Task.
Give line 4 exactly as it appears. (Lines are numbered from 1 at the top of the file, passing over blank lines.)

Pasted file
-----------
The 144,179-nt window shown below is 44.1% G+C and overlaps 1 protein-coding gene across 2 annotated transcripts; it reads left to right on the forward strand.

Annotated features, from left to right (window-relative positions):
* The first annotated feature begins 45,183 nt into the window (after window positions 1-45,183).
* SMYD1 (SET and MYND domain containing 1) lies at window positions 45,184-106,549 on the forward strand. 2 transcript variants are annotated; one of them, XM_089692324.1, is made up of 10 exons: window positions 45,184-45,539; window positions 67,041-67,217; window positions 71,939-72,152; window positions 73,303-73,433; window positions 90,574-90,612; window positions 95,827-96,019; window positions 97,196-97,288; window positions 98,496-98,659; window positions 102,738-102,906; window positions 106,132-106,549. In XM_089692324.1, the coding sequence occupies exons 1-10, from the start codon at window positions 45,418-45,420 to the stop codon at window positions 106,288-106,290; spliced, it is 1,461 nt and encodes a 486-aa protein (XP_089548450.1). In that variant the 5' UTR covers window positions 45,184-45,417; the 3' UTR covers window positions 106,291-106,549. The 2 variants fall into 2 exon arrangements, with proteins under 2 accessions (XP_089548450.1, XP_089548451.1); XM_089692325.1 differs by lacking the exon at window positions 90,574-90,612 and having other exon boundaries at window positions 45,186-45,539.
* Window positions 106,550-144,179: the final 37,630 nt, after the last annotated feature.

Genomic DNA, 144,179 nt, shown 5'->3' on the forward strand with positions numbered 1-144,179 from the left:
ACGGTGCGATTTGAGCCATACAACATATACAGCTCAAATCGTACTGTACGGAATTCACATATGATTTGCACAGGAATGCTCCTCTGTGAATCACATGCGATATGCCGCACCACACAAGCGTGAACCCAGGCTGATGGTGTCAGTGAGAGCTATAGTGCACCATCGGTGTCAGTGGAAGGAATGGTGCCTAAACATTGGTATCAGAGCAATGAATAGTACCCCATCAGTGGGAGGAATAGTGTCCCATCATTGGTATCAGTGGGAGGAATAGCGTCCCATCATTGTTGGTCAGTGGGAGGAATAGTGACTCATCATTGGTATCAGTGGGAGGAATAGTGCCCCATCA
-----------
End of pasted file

* SMYD1 (SET and MYND domain containing 1) lies at window positions 45,184-106,549 on the forward strand. 2 transcript variants are annotated; one of them, XM_089692324.1, is made up of 10 exons: window positions 45,184-45,539; window positions 67,041-67,217; window positions 71,939-72,152; window positions 73,303-73,433; window positions 90,574-90,612; window positions 95,827-96,019; window positions 97,196-97,288; window positions 98,496-98,659; window positions 102,738-102,906; window positions 106,132-106,549. In XM_089692324.1, the coding sequence occupies exons 1-10, from the start codon at window positions 45,418-45,420 to the stop codon at window positions 106,288-106,290; spliced, it is 1,461 nt and encodes a 486-aa protein (XP_089548450.1). In that variant the 5' UTR covers window positions 45,184-45,417; the 3' UTR covers window positions 106,291-106,549. The 2 variants fall into 2 exon arrangements, with proteins under 2 accessions (XP_089548450.1, XP_089548451.1); XM_089692325.1 differs by lacking the exon at window positions 90,574-90,612 and having other exon boundaries at window positions 45,186-45,539.